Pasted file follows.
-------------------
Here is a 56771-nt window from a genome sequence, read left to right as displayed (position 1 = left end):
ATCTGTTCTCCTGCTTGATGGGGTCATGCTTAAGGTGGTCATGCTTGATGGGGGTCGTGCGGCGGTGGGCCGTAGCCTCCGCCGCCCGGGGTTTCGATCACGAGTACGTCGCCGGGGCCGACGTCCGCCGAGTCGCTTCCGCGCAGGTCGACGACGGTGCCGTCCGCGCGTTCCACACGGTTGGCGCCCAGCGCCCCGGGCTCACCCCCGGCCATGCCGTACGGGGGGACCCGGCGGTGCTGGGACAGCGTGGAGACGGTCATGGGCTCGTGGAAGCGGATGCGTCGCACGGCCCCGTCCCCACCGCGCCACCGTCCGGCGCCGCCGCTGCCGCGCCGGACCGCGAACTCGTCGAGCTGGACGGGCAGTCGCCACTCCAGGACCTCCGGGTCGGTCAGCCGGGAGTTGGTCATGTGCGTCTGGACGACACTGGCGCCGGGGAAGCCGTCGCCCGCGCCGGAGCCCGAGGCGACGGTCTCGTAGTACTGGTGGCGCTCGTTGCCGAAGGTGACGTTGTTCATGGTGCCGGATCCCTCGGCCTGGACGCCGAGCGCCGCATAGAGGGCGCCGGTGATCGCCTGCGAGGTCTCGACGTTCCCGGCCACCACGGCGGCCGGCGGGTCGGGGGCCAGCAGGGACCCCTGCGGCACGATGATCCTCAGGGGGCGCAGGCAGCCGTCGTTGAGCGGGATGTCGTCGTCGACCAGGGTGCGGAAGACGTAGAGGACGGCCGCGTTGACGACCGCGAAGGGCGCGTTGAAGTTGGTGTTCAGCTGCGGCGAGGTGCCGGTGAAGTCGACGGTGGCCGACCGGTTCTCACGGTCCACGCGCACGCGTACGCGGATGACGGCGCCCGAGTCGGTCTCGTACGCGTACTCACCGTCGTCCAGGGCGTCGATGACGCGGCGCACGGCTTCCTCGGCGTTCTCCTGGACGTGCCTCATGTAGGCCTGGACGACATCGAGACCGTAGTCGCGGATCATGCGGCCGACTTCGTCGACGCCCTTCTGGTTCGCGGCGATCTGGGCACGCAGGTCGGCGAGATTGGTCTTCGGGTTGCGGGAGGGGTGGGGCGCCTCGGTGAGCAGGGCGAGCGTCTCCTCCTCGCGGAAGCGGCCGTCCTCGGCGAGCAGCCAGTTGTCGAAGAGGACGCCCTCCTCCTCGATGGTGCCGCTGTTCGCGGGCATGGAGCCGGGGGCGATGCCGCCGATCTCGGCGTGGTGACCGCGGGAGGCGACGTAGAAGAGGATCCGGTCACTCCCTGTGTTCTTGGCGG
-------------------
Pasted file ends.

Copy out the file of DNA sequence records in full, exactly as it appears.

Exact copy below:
Here is a 56771-nt window from a genome sequence, read left to right as displayed (position 1 = left end):
ATCTGTTCTCCTGCTTGATGGGGTCATGCTTAAGGTGGTCATGCTTGATGGGGGTCGTGCGGCGGTGGGCCGTAGCCTCCGCCGCCCGGGGTTTCGATCACGAGTACGTCGCCGGGGCCGACGTCCGCCGAGTCGCTTCCGCGCAGGTCGACGACGGTGCCGTCCGCGCGTTCCACACGGTTGGCGCCCAGCGCCCCGGGCTCACCCCCGGCCATGCCGTACGGGGGGACCCGGCGGTGCTGGGACAGCGTGGAGACGGTCATGGGCTCGTGGAAGCGGATGCGTCGCACGGCCCCGTCCCCACCGCGCCACCGTCCGGCGCCGCCGCTGCCGCGCCGGACCGCGAACTCGTCGAGCTGGACGGGCAGTCGCCACTCCAGGACCTCCGGGTCGGTCAGCCGGGAGTTGGTCATGTGCGTCTGGACGACACTGGCGCCGGGGAAGCCGTCGCCCGCGCCGGAGCCCGAGGCGACGGTCTCGTAGTACTGGTGGCGCTCGTTGCCGAAGGTGACGTTGTTCATGGTGCCGGATCCCTCGGCCTGGACGCCGAGCGCCGCATAGAGGGCGCCGGTGATCGCCTGCGAGGTCTCGACGTTCCCGGCCACCACGGCGGCCGGCGGGTCGGGGGCCAGCAGGGACCCCTGCGGCACGATGATCCTCAGGGGGCGCAGGCAGCCGTCGTTGAGCGGGATGTCGTCGTCGACCAGGGTGCGGAAGACGTAGAGGACGGCCGCGTTGACGACCGCGAAGGGCGCGTTGAAGTTGGTGTTCAGCTGCGGCGAGGTGCCGGTGAAGTCGACGGTGGCCGACCGGTTCTCACGGTCCACGCGCACGCGTACGCGGATGACGGCGCCCGAGTCGGTCTCGTACGCGTACTCACCGTCGTCCAGGGCGTCGATGACGCGGCGCACGGCTTCCTCGGCGTTCTCCTGGACGTGCCTCATGTAGGCCTGGACGACATCGAGACCGTAGTCGCGGATCATGCGGCCGACTTCGTCGACGCCCTTCTGGTTCGCGGCGATCTGGGCACGCAGGTCGGCGAGATTGGTCTTCGGGTTGCGGGAGGGGTGGGGCGCCTCGGTGAGCAGGGCGAGCGTCTCCTCCTCGCGGAAGCGGCCGTCCTCGGCGAGCAGCCAGTTGTCGAAGAGGACGCCCTCCTCCTCGATGGTGCCGCTGTTCGCGGGCATGGAGCCGGGGGCGATGCCGCCGATCTCGGCGTGGTGACCGCGGGAGGCGACGTAGAAGAGGATCCGGTCACTCCCTGTGTTCTTGGCGG